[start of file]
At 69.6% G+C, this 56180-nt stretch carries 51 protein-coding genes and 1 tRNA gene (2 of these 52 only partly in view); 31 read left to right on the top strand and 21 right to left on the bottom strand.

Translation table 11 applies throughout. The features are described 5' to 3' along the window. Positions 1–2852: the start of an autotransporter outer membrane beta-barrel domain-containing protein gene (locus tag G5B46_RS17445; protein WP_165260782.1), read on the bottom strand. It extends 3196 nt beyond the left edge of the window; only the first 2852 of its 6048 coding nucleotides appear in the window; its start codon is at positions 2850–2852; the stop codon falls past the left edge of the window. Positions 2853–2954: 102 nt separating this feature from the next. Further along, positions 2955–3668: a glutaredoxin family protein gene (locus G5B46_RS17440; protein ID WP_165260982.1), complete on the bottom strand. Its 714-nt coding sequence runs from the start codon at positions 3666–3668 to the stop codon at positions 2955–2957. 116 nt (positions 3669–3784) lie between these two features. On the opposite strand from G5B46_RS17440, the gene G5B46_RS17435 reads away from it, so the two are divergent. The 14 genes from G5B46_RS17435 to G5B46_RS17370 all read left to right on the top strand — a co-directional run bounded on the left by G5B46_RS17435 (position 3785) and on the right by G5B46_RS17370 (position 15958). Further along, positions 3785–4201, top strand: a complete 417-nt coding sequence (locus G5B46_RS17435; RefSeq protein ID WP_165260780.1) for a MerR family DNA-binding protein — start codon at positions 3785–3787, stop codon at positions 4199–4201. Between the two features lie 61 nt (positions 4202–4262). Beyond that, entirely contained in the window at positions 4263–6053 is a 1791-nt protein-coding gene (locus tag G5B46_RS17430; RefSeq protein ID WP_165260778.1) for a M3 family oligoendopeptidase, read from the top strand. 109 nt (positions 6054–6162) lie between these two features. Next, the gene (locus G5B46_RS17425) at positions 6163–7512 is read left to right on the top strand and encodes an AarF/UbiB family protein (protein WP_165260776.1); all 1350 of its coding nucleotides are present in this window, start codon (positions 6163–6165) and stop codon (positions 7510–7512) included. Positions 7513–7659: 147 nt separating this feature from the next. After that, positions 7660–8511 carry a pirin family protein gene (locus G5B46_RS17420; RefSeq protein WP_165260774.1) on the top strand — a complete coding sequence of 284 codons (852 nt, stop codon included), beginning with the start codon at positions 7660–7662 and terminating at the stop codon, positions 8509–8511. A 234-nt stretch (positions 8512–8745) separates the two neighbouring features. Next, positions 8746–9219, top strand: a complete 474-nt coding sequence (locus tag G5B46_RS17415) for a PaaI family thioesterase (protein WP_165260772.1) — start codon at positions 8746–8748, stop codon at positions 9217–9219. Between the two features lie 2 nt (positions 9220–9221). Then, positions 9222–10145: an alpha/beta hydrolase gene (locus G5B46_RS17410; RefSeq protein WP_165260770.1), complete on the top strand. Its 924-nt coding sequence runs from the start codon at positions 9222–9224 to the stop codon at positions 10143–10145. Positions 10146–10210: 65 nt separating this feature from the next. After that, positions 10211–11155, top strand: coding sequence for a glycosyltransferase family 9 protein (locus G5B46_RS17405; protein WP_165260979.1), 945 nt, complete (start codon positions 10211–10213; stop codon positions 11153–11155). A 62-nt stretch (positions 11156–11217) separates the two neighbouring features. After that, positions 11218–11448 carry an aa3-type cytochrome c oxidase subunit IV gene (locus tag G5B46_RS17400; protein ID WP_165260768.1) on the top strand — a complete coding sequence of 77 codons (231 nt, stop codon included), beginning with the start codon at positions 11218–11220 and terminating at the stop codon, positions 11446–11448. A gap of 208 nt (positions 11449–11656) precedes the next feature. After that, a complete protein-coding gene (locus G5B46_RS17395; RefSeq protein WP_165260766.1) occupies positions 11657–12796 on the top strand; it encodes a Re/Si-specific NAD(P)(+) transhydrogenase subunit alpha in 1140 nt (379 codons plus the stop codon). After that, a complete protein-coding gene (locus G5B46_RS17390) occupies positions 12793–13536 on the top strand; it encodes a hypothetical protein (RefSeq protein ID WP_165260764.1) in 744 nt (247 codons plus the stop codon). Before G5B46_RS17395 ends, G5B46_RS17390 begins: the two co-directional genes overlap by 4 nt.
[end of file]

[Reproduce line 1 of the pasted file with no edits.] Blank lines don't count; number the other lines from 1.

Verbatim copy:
At 69.6% G+C, this 56180-nt stretch carries 51 protein-coding genes and 1 tRNA gene (2 of these 52 only partly in view); 31 read left to right on the top strand and 21 right to left on the bottom strand.